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How Well Are Advancing Technologies in Agriculture Being Globally Adopted?

by Agritech Digest
Adoption rate of advancing technologies

The potentials of advancing technologies are enormous, but certain barriers limit their adoption rates…

By Oyewole Okewole

This piece is a follow-up to a recent article titled ‘The Future of Food Production is Promising with These Innovative Advancing Technologies,’ where I discussed the prospects for advancing technologies such as precision agriculture, biotechnology, 3D food printing, blockchain technologies (BCT) and others in agriculture. In this piece, I’ll explore how well these advancing technologies are being adopted around the world. Kindly refer here

The general impact of advancing technologies like precision agriculture, biotechnology, 3D food printing, blockchain technologies (BCT) and many others, is hinged on the adoption rates, especially by farmers within the framework of their implementations. The willingness of the end-users (farmers) to scale its applications in various operations also plays a crucial role in the longevity and continuous transformation of the technologies. Technologies essentially provide solutions to identified challenges with expected positive impacts in their overall adoption. 

Established interactions between agriculture and social, economic, and environmental sustainability have recently defined the utilisation of these technologies. Their usage is further sustained by their affordability, economic gains, convenience in use, and their contribution to a cleaner environment. 

A friend who tried to introduce drone technology to farmers in Nigeria experienced an increased willingness by the farmers to adopt the device but expressed great concern about the financial constraints of buying and adopting the technology in their routine farm operations. 

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The potentials of these technologies are enormous, but certain barriers limit their adoption rates. We shall discuss these barriers and their uniqueness in different agricultural climes later in the article.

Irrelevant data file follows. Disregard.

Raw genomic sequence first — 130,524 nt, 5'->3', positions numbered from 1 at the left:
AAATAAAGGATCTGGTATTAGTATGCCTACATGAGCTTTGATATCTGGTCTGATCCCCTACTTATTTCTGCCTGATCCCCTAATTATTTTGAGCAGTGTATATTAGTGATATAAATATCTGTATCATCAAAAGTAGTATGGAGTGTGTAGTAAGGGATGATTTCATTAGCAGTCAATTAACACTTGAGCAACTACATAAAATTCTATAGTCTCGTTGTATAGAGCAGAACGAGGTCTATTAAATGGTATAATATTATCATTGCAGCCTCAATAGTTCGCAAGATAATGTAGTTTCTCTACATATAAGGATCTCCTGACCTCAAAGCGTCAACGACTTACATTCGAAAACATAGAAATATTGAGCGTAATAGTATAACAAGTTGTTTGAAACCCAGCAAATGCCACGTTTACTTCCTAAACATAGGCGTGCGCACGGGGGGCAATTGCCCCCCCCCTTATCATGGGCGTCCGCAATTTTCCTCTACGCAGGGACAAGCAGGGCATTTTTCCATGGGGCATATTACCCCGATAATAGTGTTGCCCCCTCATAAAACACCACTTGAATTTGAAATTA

Generally, the technology adoption process is defined by its acceptance cycle over a period. According to Gain Insight, the technology adoption lifecycle (TAL) describes customer behaviour as it relates to the acceptance of a new technological product, its features, and its applications. The TAL was introduced by Everett Rogers in 1962. He described the ways consumers approach and adopt new technologies, products and innovations. The end-users are divided into five categories rated in the percentage of the target group that will adopt a new idea, innovation, or technology product. They include: 

  1. The innovators (2.5%): This category is eager to try and adopt new products. They are willing to take risks, are more financially flexible, and are usually younger.  They consist mainly of entrepreneurs.
  2. Early Adopters (13.5%): Just like the innovators, they are also willing to adopt new products, can take risks, and are financially flexible. They closely watch for innovation in the market. They are likely opinion leaders or influencers.
  3. Early Majority (34%): This set of consumers is more conservative and risk-averse as it relates to financial investment decisions. They are more active in making research and adopting a technology product than the late majority and the laggards but depend heavily on the early adopters for user experience and feedback.
  4. Late Majority (34%): They adopt new technology after the average user does. They display a high level of uncertainty about the utilisation and benefits of a new product. They are generally not as financially flexible as the early adopters.
  5. Laggards (16%): They indicate an aversion to change and adoption of new technologies or products. They are not influenced by popular demand or opinion leaders. They often concentrate on the reliability of the products they are already familiar with. They have little financial flexibility to take risks.